If you live in a flat, you can have a flat party. If you live in a caravan on an island: well, you have two options. If the island is Eigg: step outside, you are having an island party. Away Game is the island party – sometimes referred to as a music festival – run by Eigg resident and Fence Records label manager Johnny Lynch, also known as The Pictish Trail.
There is music, and there are festivities, but to call Away Game a music festival would suggest a bunch of other things that just don’t apply here. There are no giant stages below which pits of feverish fans slaver and worship at the strutting gods above. There are no exhausting trudges between said mammoth stages to catch 20 booming minutes of posturing followed by a horizon-view of a starlet under attack from spinning drinks cups. There are no logos, no queues, no VIPs, no litter, no rubber hot dogs or cardboard n’ paint burgers, no glowering security staff, no toilet reek, no “voucher system” for the rapid delivery of plastic pints of diluted dog piss. Music festivals are brilliant, but Away Game is special. Away Game is a party; it’s a helluva party.
And Eigg is a helluva island. Part of the fun of Away Game is the little adventure everyone needs to take to get there: four or five hours from the central belt through some of Scotland’s most beautiful scenery, then a boat from Arisaig or Mallaig, to a five-by-three mile island in the Inner Hebrides, just south of Skye, with white sand beaches and a bizarre 400m high pitchstone peak called An Sgurr. The views from the top are sensational. Eigg was bought by its own residents in 1997, and they all help out with the running of the island. At Away Game, that means they’re cooking your dinner, handing you your beer, chatting to you at 6am beside the fire, and making your bacon rolls in the morning. Donna The Piper will welcome you, and send you off, with a tune. Eigg’s population is 75 good hosts.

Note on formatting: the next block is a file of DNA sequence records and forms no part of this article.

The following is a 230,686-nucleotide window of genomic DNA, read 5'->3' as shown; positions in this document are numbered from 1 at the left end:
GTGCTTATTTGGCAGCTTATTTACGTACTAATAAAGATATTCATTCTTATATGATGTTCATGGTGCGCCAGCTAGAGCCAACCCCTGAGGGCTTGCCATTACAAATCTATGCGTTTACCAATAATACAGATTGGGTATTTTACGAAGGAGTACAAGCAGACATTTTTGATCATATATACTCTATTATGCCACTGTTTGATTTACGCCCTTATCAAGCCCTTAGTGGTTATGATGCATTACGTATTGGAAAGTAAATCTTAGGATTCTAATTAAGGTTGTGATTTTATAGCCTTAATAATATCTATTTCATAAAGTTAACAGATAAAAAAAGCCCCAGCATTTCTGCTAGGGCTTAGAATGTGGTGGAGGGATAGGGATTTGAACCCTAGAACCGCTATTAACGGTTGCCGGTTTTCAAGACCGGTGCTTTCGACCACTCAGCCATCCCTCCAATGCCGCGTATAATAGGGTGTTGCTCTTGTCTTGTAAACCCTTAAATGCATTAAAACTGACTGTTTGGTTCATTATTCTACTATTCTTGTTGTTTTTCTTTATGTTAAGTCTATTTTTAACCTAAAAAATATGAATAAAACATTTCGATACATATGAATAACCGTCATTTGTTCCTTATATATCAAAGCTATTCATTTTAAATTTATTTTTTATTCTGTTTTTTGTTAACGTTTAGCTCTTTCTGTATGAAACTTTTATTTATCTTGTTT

• Image: Dylan Matthews
All their positivity, and the beauty of the place, and the effort everyone’s made to get there, sets everyone up in a good mood before a single note has been played. There’s only a few hundred people, so it’s easy to say hello and make friends. King Creosote’s name is Kenny. The Pictish Trail’s name is Johnny. Over The Wall are Ben and Gavin. Seamus Fogarty is Seamus. There’s plenty of time to drink and dance together, now let’s get on with some music.
First it’s to the Eigg community hall, decorated by the kids of the primary school, for last-minute arrivals Meursault. Now on to album three, leader Neil has dropped the banjos in favour of an electric guitar and an appreciation of grunge. But the stylistic shift hasn’t affected the strength of his songwriting, and his distinctive wail, at once vulnerable and defiant, remains as impressive as ever.